Housing Rodents

By Gregory Rich, DVM; Laurie Hess, DVM; Rick Axelson, DVM

What type of cage does my pet rodent require?

Any cage used to house a pet rodent must be easy to clean, as poor husbandry and improper cage cleaning can contribute to illness in these animals. Small pet rodents may be housed in glass aquariums (minimum 10-gallon tank for a hamster or gerbil-sized rodent), if the aquarium is well-ventilated with a lockable, escape-proof wire or screen top. Your pet dog or cat may see your pet rodent as a toy or a meal, so it is imperative that the cage cannot be broken open by other pets.

Cages with a plastic bottom, wire sides, and a secure top are available specifically for pet rodents and are especially useful for pet guinea pigs. The bigger the cage, the better, as rodents need room to exercise and explore. Wooden cages are not suitable, as rodents love to chew and can destroy or escape from their homes. Also, wooden cages cannot be effectively disinfected.

All pet rodents are escape artists! Do not allow a pet rodent to have unsupervised free run of the house as this is dangerous due to the potential for injury to your pet or even death. In addition, the animal’s chewing may destroy furniture, electrical wires, and other household objects, which can also become a home safety issue. These small rodents can be handled outside of the cage if the handler is careful not to let them escape. Always supervise young children around your pets.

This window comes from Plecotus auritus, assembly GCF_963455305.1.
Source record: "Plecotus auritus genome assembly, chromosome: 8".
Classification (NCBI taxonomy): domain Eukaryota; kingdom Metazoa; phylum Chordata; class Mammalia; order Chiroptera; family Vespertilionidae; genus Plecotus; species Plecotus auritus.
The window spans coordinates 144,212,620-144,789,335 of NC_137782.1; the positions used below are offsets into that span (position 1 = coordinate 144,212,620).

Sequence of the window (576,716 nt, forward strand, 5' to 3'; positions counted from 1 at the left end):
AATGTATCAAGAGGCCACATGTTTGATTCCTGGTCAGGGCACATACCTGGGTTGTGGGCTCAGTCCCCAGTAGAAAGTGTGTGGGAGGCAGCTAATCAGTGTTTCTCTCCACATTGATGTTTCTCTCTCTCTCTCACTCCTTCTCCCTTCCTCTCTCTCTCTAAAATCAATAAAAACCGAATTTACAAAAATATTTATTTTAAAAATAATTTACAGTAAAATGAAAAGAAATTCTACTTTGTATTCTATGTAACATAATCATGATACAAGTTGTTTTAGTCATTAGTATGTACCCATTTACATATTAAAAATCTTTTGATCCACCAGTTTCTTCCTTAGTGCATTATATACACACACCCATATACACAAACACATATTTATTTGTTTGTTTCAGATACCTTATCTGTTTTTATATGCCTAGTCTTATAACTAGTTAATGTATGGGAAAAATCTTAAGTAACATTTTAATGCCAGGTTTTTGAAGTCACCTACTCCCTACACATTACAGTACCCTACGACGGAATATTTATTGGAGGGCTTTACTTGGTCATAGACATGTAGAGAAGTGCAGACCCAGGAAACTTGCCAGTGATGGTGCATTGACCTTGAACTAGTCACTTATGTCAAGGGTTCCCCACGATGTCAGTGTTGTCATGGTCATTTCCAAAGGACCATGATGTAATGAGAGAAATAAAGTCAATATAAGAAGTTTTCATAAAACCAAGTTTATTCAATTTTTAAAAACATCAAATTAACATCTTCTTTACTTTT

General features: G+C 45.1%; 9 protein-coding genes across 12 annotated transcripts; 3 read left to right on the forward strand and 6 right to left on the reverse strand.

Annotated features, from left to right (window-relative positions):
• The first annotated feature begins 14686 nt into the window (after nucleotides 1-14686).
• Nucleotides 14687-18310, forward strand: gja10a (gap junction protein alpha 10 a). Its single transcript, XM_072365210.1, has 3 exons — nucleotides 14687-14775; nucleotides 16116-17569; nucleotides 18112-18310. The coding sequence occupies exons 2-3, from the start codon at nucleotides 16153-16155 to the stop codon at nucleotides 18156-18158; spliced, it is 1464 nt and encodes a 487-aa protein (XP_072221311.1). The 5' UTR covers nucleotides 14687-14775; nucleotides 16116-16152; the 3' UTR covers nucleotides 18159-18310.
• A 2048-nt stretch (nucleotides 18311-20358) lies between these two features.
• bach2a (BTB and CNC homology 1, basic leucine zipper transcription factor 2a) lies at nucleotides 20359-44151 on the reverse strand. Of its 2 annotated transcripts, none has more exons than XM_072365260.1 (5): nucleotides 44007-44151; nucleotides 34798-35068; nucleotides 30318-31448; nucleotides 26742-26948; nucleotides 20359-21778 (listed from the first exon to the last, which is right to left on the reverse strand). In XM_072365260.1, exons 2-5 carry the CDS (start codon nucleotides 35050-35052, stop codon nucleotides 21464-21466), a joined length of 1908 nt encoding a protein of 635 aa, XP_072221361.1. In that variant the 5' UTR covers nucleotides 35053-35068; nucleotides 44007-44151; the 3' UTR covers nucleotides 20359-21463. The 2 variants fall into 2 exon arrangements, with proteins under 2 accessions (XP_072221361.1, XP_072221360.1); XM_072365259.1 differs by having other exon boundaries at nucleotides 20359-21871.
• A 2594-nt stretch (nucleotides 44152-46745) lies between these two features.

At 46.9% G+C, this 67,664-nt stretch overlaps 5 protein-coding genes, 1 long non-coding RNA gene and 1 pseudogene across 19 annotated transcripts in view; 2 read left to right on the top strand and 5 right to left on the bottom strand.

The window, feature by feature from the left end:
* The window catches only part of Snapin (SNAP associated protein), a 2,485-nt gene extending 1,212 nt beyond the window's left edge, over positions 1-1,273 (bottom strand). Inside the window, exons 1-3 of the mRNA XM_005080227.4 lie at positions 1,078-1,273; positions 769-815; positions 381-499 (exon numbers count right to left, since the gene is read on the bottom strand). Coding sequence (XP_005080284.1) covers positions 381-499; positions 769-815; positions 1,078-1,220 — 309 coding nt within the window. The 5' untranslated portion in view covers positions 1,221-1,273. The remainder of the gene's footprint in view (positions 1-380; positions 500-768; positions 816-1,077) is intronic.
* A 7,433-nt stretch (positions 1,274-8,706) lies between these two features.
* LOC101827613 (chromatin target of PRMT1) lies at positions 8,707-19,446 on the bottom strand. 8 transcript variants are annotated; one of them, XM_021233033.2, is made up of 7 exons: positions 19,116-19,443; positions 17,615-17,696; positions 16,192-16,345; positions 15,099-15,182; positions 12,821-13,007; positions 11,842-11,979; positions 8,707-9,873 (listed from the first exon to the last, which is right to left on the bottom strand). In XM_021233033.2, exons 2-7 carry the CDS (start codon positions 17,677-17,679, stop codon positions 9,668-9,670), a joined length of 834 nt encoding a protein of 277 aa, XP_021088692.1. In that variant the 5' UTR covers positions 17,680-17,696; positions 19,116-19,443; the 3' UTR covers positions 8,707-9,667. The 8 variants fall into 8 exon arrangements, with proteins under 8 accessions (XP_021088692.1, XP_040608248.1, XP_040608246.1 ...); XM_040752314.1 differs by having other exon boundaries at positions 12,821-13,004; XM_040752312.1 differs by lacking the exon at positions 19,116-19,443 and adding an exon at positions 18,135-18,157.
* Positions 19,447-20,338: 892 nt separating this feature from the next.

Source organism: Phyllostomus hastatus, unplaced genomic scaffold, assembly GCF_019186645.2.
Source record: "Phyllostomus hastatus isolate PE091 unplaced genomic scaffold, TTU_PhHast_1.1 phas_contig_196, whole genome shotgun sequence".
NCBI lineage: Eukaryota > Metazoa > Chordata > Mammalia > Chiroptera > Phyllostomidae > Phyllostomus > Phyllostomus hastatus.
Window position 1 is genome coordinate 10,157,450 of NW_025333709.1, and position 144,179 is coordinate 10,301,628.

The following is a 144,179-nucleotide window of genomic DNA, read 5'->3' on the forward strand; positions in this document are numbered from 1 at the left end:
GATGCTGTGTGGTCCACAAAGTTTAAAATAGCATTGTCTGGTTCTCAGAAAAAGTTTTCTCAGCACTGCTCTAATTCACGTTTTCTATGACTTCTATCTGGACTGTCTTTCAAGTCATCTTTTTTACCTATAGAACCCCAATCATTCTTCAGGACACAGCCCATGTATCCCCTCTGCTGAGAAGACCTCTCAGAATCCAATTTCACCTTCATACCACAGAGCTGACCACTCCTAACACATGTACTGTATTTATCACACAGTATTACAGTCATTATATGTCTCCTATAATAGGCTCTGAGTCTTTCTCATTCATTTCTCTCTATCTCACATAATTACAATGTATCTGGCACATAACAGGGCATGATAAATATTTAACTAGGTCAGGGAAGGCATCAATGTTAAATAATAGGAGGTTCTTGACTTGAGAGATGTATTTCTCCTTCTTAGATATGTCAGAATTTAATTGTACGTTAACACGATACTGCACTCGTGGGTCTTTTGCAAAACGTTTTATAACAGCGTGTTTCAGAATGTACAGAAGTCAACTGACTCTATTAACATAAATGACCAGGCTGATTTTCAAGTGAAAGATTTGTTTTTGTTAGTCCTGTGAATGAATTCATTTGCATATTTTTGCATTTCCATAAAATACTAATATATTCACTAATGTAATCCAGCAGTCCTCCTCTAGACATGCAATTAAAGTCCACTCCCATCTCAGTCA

My pet seems lonely. Can I house more than one rodent in a cage?

While some species of rodent may be housed in pairs or groups, there are some general rules when it comes to housing rodents:

  1. If an intact (un-neutered) male and female are housed together, especially if they were paired at an early age, mating is likely to occur.
  2. Never house different species in the same cage (e.g., a rat and a mouse).
  3. Some species should not be housed in the same area (such as rabbits and guinea pigs), as one species may carry an infectious organism that could be fatal to the other species.
  4. If a pet rodent has been housed alone for several months or years, it is best not to introduce a new cage mate into the existing pet’s home, as fighting is likely to occur.